• JEA on February 04, 2012 7:52 PM:

    Nobody forced anyone to "buy into the lie." I didn't buy into it. And if people bought into it for things like vacations or adding on or a wedding, then that's on THEM.

    It's not my obligation to bail them out.

    I'd happily bail out certain groups like students with loans, but not homeowners' extravagances.

  • John Dillinger on February 04, 2012 7:58 PM:

    This isn't 2009 anymore folks. Anybody who, 5 years after the mortgage bubble burst, hasn't lost their home, and is still making payments, is, by any definition, "responsible." The president's use of a term was nothing other than a sop, so why anyone would get worked up about it is a mystery.

  • Patango on February 04, 2012 11:09 PM:

    Thanx Rich Yeselson...

    Great comments here , JEA and Marriea really stand out for me , You can find states in america that are not that bad off , here in Iowa people did not borrow way to much , including myself , so apparently we had no moral hazard lol ..

    My 1st though on the piece is obama thinks very small , then you have to balance it with what JEA and Marriea are pointing out , my whole shtick is we need to have HOME OWNERSHIP , and PROPERTY INVESTMENT , in 2 different categories , tax wise and bank loans wise , My hero Barney Frank was on the other day saying how we need to fix the system as such ...He also suggested we could allow people to invest in and build affordable apartments / condos , knocking down all the property taxes and maintenance issues for those in lower income brackets, or retired folks...

    Which brings us back to obama the op and the dems, sometimes it is like watching them trying to build a erector set , while the conglomerate of international corporations builds a legends of doom sky scraper over the capital , I love the dems and obama and bless them , but as people point out on here , the scraps they come up with for the working class are just pathetic , there is nothing wrong with thinking big , even tho you might not get it , because you might actually GET IT , and change the downward crashing of the working class ..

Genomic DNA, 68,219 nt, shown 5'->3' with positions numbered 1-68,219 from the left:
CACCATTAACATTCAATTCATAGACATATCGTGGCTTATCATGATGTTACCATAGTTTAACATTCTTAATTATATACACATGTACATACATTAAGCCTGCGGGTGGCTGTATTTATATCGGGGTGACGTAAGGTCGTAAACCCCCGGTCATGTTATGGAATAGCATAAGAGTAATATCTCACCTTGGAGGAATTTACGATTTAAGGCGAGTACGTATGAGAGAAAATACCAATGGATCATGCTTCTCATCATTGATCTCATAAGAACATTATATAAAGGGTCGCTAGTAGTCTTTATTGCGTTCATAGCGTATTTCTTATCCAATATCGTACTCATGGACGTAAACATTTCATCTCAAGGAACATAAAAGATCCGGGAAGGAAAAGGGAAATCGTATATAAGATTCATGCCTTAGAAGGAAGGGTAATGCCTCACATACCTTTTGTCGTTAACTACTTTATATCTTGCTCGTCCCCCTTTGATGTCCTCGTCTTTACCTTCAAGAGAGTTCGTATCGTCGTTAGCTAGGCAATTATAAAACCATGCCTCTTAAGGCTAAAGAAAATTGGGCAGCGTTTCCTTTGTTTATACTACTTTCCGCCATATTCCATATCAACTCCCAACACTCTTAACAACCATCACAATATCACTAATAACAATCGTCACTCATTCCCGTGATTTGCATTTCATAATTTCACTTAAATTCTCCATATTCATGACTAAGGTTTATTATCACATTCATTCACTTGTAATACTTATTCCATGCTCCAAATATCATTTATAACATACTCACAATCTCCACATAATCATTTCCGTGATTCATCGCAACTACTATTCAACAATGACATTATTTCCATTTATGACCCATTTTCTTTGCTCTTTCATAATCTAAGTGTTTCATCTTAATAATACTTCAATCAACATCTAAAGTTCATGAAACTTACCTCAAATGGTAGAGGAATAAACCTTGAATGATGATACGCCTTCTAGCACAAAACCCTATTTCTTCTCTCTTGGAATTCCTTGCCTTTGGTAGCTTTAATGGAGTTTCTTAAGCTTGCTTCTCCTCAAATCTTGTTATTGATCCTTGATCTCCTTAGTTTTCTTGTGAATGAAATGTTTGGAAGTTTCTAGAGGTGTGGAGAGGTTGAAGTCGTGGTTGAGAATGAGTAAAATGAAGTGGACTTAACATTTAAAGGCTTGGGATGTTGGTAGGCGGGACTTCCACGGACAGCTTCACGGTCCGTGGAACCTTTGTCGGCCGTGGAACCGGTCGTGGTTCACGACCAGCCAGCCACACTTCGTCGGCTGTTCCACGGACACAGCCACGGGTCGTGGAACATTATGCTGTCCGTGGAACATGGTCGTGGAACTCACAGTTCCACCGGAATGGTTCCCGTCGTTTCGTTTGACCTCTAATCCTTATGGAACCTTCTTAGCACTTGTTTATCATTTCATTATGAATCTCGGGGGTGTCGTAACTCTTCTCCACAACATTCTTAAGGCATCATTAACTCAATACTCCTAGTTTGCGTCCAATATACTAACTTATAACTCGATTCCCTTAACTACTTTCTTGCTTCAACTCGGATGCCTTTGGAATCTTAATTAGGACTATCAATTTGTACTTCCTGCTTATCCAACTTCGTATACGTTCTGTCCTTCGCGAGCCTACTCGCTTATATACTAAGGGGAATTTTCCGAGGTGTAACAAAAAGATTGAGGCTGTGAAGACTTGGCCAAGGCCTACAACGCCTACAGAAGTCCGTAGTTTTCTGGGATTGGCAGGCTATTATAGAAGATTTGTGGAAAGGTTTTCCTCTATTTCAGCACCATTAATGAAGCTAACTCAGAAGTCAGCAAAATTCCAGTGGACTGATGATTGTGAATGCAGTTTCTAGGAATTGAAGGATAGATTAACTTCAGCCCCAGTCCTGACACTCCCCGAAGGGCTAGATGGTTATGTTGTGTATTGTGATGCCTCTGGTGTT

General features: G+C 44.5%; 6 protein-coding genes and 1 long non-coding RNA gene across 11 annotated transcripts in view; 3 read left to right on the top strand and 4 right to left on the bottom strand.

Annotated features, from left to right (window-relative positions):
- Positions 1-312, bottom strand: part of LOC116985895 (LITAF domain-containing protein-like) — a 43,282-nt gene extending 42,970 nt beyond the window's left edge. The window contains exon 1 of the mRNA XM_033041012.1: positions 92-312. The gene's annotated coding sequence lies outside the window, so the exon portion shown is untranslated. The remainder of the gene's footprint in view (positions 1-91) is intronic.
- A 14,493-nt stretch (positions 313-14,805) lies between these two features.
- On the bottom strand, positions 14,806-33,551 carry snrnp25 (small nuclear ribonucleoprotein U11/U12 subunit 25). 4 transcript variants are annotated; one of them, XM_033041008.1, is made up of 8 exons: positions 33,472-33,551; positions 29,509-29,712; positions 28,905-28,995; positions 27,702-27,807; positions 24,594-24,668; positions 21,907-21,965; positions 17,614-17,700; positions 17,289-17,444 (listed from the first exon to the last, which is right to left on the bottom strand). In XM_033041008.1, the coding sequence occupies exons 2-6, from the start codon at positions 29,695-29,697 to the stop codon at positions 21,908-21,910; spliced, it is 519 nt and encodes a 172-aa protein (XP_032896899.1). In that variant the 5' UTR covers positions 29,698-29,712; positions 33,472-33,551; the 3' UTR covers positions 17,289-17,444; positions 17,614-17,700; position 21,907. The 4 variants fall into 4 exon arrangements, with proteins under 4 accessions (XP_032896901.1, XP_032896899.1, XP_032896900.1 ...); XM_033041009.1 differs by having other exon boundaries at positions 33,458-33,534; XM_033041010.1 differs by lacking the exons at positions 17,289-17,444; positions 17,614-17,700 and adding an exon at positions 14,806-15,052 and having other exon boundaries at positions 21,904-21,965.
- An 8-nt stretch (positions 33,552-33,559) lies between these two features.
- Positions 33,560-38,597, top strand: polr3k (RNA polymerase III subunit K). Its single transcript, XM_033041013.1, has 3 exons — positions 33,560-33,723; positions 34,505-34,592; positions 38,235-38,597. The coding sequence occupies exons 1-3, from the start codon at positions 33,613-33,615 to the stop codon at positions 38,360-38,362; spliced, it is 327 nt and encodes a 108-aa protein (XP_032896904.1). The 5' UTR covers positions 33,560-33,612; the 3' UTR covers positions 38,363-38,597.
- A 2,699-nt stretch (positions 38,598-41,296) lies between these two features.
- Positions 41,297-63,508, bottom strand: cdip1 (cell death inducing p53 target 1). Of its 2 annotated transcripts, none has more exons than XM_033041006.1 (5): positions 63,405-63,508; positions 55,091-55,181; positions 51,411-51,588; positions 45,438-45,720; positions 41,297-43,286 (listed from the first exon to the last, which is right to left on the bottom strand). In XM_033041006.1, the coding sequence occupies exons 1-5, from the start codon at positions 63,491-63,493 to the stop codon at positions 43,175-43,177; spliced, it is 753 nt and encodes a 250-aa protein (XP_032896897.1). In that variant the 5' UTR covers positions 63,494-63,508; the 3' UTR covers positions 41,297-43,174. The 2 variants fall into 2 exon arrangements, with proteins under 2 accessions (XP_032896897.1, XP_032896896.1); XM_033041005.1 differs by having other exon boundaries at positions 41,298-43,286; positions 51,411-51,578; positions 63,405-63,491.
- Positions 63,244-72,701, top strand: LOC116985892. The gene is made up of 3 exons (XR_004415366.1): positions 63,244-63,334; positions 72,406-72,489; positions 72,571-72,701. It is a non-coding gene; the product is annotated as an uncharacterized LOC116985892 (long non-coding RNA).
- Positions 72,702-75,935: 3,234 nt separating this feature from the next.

Obama and the dems could have the highest of moral grounds if they wanted to take it , their wall st pals will not allow it , america is hurting to bust out of the same ol same ol , we are all stuck in a wall st DC box ...

  • Dolores Mirabella on February 05, 2012 11:05 AM:

    Grammar police, sort of:
    We care very much about whether Gingrich or Obama or Romney or whomever is a good person.

    In the sentence above not whomever, but whoever is a good person.

  • v98max on February 05, 2012 10:55 PM:

    When the TARP went around, everyone was told we had to grow up about the moral hazard of bailing out banks, because if we didn't the whole economy would collapse and everyone would be worse off, deserving or not. Well it's time for some of that sage adulthood to rub off on ordinary citizens.

    I'm not real big on principal reduction because people should pay back what they borrowed. But every home owner should be eligible for interest reduction, and it should be a simple requirement of every lender engaged in interstate commerce, every FDIC-insured bank and every TARP recipient. That would put some of the moralizing to rest and get people some breathing room, and lenders would still get their money back, only with less profit that they were hoping for.